Did you know you can download our entire database for free?


Georgia Caselaw:
Greatest Hits

Georgia Code: Browse

(external) Findlaw Georgia Law Resources

This site exists because of donors like you.

Thanks! Georgia Caselaw
Forfeiture. Walker Superior Court. Before Judge Wood.
Ralph C. Lundy, Jr. appeals the trial court's order granting forfeiture of $1,181 pursuant to OCGA 16-13-49 (d) (6). On appeal, Lundy contends the forfeiture violates the excessive fine clause and prohibition against double jeopardy contained in the United States Constitution.
1. In his first enumeration of error, Lundy contends the forfeiture violates the excessive fine clause contained in the Eighth Amendment to the United States Constitution.
In Thorp v. State of Ga., 264 Ga. 712, 717 (450 SE2d 416) (1994), the Supreme Court of Georgia established a three-factor test to determine whether a civil forfeiture violated the Eighth Amendment, to wit: (1) Compare the inherent gravity of the offense with the harshness of the penalty; (2) Evaluate "whether the property was close enough to the offense to render it 'guilty' "; and (3) Determine " 'whether the criminal activity involving the defendant property was extensive in terms of time and/or spatial use.' " "Proper application of these factors requires the trial court to make certain mixed findings of law and fact. Normally a trial court's findings of fact as to these matters must be accepted by an appellate court unless clearly erroneous." Thorp v. State of Ga., 217 Ga. App. 275, 276 (2) (457 SE2d 234) (1995).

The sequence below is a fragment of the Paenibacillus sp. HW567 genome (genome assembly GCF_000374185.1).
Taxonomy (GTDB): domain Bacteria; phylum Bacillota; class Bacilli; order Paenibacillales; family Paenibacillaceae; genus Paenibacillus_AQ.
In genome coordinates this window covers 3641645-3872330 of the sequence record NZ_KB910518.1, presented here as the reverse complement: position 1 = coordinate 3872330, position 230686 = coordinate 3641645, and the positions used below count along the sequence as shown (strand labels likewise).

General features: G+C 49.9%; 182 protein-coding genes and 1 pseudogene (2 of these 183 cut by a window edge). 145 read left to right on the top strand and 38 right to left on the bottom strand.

In the present case, after a hearing, the trial court determined that the currency at issue was used in the purchase of cocaine, and that such currency was found in close proximity to more than one gram of cocaine which was packaged for resale. The record does not contain a transcript of the hearing; therefore, "we must assume the ruling of the trial court is supported by the evidence." (Citations and punctuation omitted.) Grisson v. State, 208 Ga. App. 679, 680 (431 SE2d 468) (1993). As we cannot say the trial court's findings of fact were clearly erroneous, its determination will not be reversed.
2. In his second enumeration of error, Lundy contends the forfeiture proceeding violated the prohibition against double jeopardy because he had previously been prosecuted for the underlying crime of possession of cocaine. This argument has been decided adversely to Lundy in United States v. Ursery, 518 U. S. ---- (116 SC 2135, 135 LE2d 549) (1996), wherein the United States Supreme Court determined that "civil forfeitures . . . do not constitute 'punishment' for purposes of the Double Jeopardy Clause." 135 LE2d at 557. See cf. Durfee v. State, 221 Ga. App. 211 (471 SE2d 32) (1996) (no application of double jeopardy when no other judgment rendered at the time of conviction); Murphy v. State, 219 Ga. App. 474 (465 SE2d 497) (1995) (double jeopardy applies only to subjecting defendant to criminal process twice, and civil forfeiture proceeding is not a criminal prosecution); Waye v. State, 219 Ga. App. 22 (464 SE2d 19) (1995) (criminal proceedings not barred by double jeopardy due to previous forfeiture proceeding).
Ralph L. Van Pelt, Jr., District Attorney, Bruce E. Roberts, Michael J. Moeller, Assistant District Attorneys, for appellee.
Ralph C. Lundy, Jr., pro se.
Thursday May 21 04:42 EDT

This site exists because of donors like you.


Valid HTML 4.0!

Valid CSS!

Home - Tour - Disclaimer - Privacy - Contact Us
Copyright © 2000,2002,2004